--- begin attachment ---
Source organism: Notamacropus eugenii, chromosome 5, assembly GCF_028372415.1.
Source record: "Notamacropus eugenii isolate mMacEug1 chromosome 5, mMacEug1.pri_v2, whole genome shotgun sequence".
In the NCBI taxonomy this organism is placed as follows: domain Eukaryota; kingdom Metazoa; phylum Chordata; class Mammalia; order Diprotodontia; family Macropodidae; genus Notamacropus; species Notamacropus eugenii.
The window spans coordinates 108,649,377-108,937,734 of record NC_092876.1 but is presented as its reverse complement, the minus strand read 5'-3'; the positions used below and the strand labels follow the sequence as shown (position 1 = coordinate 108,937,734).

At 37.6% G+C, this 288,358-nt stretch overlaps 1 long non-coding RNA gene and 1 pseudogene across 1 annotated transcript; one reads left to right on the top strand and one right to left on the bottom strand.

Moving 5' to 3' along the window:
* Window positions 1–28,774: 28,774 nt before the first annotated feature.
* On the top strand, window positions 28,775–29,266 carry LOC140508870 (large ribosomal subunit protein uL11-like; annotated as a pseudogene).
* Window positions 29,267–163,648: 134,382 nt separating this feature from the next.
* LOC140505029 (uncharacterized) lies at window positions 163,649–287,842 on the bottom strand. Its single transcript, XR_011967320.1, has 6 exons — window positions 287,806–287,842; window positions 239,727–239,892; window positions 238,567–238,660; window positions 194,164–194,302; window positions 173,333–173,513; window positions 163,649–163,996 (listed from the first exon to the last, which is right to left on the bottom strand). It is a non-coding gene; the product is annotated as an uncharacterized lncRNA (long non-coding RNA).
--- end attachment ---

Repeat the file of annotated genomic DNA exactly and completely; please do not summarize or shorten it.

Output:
Source organism: Notamacropus eugenii, chromosome 5, assembly GCF_028372415.1.
Source record: "Notamacropus eugenii isolate mMacEug1 chromosome 5, mMacEug1.pri_v2, whole genome shotgun sequence".
In the NCBI taxonomy this organism is placed as follows: domain Eukaryota; kingdom Metazoa; phylum Chordata; class Mammalia; order Diprotodontia; family Macropodidae; genus Notamacropus; species Notamacropus eugenii.
The window spans coordinates 108,649,377-108,937,734 of record NC_092876.1 but is presented as its reverse complement, the minus strand read 5'-3'; the positions used below and the strand labels follow the sequence as shown (position 1 = coordinate 108,937,734).

At 37.6% G+C, this 288,358-nt stretch overlaps 1 long non-coding RNA gene and 1 pseudogene across 1 annotated transcript; one reads left to right on the top strand and one right to left on the bottom strand.

Moving 5' to 3' along the window:
* Window positions 1–28,774: 28,774 nt before the first annotated feature.
* On the top strand, window positions 28,775–29,266 carry LOC140508870 (large ribosomal subunit protein uL11-like; annotated as a pseudogene).
* Window positions 29,267–163,648: 134,382 nt separating this feature from the next.
* LOC140505029 (uncharacterized) lies at window positions 163,649–287,842 on the bottom strand. Its single transcript, XR_011967320.1, has 6 exons — window positions 287,806–287,842; window positions 239,727–239,892; window positions 238,567–238,660; window positions 194,164–194,302; window positions 173,333–173,513; window positions 163,649–163,996 (listed from the first exon to the last, which is right to left on the bottom strand). It is a non-coding gene; the product is annotated as an uncharacterized lncRNA (long non-coding RNA).